God never made a day as beautiful as today,
A neighbor was saying.
I sat in the shade after she left
Mulling that one over,
When a toad hopped out of the grass
And finding me harmless,
Hopped over my foot on his way to the pond.

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Chad Gifford

Teach me things.
What kind of things?
The things you know.

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Robert Burns

To A Mouse, On Turning Her Up In Her Nest, with The Plough (1785)
by Robert Burns

Wee, sleekit, cow’rin, tim’rous beastie,
O, what a panic’s in thy breastie!
Thou need na start awa sae hasty,
Wi’ bickering brattle!
I wad be laith to rin an’ chase thee,
Wi’ murd’ring pattle!

I’m truly sorry man’s dominion,
Has broken nature’s social union,
An’ justifies that ill opinion,
Which makes thee startle
At me, thy poor, earth-born companion,
An’ fellow-mortal!

I doubt na, whiles, but thou may thieve;
What then? poor beastie, thou maun live!
A daimen icker in a thrave
‘S a sma’ request;
I’ll get a blessin wi’ the lave,
An’ never miss’t!

Thy wee bit housie, too, in ruin!
It’s silly wa’s the win’s are strewin!
An’ naething, now, to big a new ane,
O’ foggage green!
An’ bleak December’s winds ensuin,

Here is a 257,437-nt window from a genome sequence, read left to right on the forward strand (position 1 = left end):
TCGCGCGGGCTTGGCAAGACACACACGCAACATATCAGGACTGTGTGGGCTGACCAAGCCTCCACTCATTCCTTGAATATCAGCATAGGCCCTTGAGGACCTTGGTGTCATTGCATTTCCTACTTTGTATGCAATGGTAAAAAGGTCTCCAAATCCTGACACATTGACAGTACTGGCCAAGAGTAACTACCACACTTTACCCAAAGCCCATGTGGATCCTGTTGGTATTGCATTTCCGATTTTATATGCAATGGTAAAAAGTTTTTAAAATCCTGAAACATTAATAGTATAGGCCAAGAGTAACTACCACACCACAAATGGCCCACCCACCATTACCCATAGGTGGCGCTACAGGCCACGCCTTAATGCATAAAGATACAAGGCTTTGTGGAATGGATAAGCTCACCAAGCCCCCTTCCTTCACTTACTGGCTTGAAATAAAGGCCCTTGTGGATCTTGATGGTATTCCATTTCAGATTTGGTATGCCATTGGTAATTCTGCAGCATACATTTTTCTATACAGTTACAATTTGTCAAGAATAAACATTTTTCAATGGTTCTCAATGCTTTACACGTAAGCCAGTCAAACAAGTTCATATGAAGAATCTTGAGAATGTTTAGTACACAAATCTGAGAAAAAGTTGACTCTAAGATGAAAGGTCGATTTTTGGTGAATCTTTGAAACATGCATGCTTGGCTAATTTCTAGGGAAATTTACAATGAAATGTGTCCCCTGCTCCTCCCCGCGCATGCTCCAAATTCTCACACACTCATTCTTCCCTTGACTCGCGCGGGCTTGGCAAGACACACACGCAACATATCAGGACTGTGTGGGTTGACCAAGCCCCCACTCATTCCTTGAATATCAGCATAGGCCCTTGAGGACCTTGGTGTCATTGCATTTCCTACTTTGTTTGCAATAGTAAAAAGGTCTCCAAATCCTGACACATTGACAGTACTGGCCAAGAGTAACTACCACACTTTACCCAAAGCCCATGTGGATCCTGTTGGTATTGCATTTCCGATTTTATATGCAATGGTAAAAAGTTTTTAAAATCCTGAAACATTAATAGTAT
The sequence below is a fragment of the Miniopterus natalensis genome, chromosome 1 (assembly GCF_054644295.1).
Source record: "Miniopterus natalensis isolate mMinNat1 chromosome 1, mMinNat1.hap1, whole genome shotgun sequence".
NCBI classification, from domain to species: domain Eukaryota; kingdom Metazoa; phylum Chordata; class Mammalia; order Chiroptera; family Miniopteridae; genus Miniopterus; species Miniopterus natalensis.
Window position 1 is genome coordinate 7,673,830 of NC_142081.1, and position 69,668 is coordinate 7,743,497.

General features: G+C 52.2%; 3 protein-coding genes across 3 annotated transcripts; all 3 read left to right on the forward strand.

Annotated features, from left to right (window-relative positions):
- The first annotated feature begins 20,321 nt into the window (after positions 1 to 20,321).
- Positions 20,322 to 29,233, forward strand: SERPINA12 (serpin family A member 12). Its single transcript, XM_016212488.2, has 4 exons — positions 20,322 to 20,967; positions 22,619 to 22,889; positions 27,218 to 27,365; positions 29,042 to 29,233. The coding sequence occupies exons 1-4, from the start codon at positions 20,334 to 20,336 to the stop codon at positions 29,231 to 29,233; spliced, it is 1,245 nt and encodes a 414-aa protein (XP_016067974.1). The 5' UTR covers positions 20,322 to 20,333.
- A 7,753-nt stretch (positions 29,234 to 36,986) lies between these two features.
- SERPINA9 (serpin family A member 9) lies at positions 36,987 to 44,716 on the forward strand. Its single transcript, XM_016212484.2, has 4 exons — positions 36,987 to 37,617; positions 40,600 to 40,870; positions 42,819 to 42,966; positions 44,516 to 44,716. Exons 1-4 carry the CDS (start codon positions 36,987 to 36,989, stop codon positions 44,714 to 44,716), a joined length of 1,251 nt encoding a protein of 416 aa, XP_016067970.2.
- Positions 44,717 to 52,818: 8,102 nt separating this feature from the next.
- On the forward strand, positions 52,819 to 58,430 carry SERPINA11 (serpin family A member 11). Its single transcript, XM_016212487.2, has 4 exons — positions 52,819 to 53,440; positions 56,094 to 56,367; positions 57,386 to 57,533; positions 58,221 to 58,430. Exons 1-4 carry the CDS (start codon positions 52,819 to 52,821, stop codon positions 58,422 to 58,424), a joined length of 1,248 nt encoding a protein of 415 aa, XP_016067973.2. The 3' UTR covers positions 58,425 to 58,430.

Baith snell an’ keen!

Thou saw the fields laid bare an’ waste,
An’ weary winter comin fast,
An’ cozie here, beneath the blast,
Thou thought to dwell-
Till crash! the cruel coulter past
Out thro’ thy cell.

That wee bit heap o’ leaves an’ stibble,
Has cost thee mony a weary nibble!
Now thou’s turn’d out, for a’ thy trouble,
But house or hald,
To thole the winter’s sleety dribble,
An’ cranreuch cauld!

But, Mousie, thou art no thy lane,
In proving foresight may be vain;
The best-laid schemes o’ mice an ‘men
Gang aft agley,
An’lea’e us nought but grief an’ pain,
For promis’d joy!

Still thou art blest, compar’d wi’ me
The present only toucheth thee:
But, Och! I backward cast my e’e.
On prospects drear!
An’ forward, tho’ I canna see,
I guess an’ fear!

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David Foster Wallace